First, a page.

How easy would justifying the marketing spend be when we’re not guessing which efforts produced results, and to what degree?

    How would it feel to be right at home in an ROI discussion about our work?

    When someone asks, “what have you done for us lately?” to have an authoritative answer that puts to rest any doubt?

    This is the new marketing order, and it’s not futuristic science fiction, but something marketers can embrace here and now.

    The purpose of this manifesto is to express the vision for this new marketing order and call marketers to it. In this data-driven, multi-channel

    marketing world in which we now operate, marketers can eliminate the guesswork about how their activities are creating results.

    To accomplish this goal, this manifesto will discuss the modern marketing dilemma and status quo, and then describe the different

    kind of thinking required to manage modern marketing performance.

    Best Practices Report: 21st Century Marketing Manifesto

    © 2014 Demand Metric Research Corporation. All Rights Reserved.

  • In the history of marketing, there has never been a more exciting,

    challenging, rewarding and apprehensive time for the marketing

    profession than right now. Clare Price, VP of Research at Demand

    Metric, puts it this way in the 2014 Outlook Study:

    “More than ever before, Marketing has direct control

    over the sales/buying process and with it the

    customer journey. That change has given Marketing

    more opportunity to prove its value to the company,

    while at the same time increasing pressure to deliver

    results with measureable advances in performance

    and productivity.”

    The set of things about which the modern marketer is concerned

    with simply continues to expand. Consider just the tools and

    technologies marketers have at their disposal, as illustrated in

    Marketing Technology LUMAscape (Figure 1, Page 6) published

    by Luma Partners in 2014.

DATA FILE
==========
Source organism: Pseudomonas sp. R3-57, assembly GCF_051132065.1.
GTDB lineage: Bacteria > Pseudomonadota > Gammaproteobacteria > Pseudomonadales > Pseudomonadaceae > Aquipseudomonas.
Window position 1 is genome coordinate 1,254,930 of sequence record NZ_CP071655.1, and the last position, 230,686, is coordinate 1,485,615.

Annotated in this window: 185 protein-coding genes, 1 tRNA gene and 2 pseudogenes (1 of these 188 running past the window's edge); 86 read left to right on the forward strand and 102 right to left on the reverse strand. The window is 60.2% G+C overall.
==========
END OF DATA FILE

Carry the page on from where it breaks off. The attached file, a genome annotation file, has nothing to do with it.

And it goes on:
MODERN MARKETING DILEMMA

    © 2014 Demand Metric Research Corporation. All Rights Reserved. 5

    A More Complex Customer Journey

    Another challenge to the modern marketer is the evolution of the

    customer journey, which now occurs not just through multiple

    channels, but multiple devices as well.

    Multi-channel Marketing

    There was a time when marketers would direct mail a piece to a list

    of prospects, and then wait for responses. Marketers could easily do

    the analytics and tracking to match responses to the mailing,

    determine the conversion rate, cost to acquire a customer and the

    ROI. It was easy to understand what produced the conversion,

    because not only was it the last thing the consumer saw, it was the

    only thing the consumer saw.

    When the internet evolved into a marketing platform, the old

    metrics were used, with help from cookies and tags to track

    everything and detect conversions. Initially, this approach worked,

    but as the number of online channels continues to proliferate,

    the challenge for the marketer is to get clarity of insight into

    what’s happening because of this media stream.

    Best Practices Report: 21st Century Marketing Manifesto

    http://www.demandmetric.com/content/2014-marketing-outlook-study-highlights-horizonshttp://www.demandmetric.com/content/2014-marketing-outlook-study-highlights-horizonshttp://www.demandmetric.com/content/2014-marketing-outlook-study-highlights-horizonshttp://www.demandmetric.com/content/2014-marketing-outlook-study-highlights-horizonshttp://www.demandmetric.com/content/2014-marketing-outlook-study-highlights-horizons

  • 6 Figure 1: Marketing Technology LUMAscape; Published by Luma Partners, 2014

    Best Practices Report: 21st Century Marketing Manifesto

  • 7